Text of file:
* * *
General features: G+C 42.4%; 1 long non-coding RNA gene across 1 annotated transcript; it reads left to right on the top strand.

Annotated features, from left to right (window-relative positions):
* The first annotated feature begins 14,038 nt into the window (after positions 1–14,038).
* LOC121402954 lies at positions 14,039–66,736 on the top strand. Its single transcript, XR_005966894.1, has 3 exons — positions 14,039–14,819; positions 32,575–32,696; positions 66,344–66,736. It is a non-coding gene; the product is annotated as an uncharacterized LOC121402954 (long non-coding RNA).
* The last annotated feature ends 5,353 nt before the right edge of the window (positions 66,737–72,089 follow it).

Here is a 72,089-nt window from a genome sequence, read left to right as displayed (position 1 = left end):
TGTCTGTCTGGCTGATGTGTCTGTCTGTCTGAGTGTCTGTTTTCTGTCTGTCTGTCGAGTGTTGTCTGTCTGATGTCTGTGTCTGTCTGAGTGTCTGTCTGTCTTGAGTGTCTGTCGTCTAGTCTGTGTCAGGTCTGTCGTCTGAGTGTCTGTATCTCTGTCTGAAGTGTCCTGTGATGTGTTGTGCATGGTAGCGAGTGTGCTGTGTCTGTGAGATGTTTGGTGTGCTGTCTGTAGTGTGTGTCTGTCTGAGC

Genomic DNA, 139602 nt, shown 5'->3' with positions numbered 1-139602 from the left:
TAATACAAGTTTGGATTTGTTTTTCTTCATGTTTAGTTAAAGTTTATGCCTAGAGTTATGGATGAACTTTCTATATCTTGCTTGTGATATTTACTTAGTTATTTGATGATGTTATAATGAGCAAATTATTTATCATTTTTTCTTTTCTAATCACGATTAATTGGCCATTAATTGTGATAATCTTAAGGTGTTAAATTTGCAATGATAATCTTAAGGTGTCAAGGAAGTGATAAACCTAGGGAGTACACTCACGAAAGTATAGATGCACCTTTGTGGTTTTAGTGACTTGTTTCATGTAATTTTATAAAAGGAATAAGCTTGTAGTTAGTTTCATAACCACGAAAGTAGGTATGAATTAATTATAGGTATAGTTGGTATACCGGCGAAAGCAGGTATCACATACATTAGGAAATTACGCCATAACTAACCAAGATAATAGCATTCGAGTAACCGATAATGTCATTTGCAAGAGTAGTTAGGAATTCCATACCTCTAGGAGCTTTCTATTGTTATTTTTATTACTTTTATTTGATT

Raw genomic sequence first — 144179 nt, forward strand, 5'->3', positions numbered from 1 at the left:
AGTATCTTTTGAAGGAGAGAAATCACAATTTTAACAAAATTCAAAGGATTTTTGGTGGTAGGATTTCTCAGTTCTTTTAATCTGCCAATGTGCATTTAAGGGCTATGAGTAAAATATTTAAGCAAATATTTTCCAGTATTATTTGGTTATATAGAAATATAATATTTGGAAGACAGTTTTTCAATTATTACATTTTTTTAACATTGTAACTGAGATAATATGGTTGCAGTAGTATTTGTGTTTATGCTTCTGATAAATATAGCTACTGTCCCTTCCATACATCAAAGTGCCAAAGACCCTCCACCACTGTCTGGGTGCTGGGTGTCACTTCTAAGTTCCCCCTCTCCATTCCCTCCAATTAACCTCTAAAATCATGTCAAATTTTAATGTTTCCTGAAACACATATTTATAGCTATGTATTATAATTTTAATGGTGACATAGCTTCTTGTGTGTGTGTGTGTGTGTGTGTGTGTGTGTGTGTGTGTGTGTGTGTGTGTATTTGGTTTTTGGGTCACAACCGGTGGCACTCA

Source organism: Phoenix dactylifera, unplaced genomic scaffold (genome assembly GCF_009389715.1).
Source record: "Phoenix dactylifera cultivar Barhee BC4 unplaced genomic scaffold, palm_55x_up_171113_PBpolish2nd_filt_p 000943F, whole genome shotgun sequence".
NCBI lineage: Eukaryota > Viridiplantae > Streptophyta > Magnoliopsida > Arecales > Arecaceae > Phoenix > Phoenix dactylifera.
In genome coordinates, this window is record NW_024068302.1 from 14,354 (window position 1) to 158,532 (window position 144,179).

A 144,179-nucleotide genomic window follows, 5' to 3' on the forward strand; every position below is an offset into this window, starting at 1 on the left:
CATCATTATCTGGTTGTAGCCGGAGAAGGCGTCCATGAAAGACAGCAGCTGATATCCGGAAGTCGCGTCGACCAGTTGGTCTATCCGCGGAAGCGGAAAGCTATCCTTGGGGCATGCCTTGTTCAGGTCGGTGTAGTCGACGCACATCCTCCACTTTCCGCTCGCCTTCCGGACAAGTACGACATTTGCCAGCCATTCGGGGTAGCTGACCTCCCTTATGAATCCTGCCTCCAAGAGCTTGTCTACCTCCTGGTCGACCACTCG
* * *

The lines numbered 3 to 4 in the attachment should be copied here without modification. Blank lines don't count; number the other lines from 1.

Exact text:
* The first annotated feature begins 14,038 nt into the window (after positions 1–14,038).
* LOC121402954 lies at positions 14,039–66,736 on the top strand. Its single transcript, XR_005966894.1, has 3 exons — positions 14,039–14,819; positions 32,575–32,696; positions 66,344–66,736. It is a non-coding gene; the product is annotated as an uncharacterized LOC121402954 (long non-coding RNA).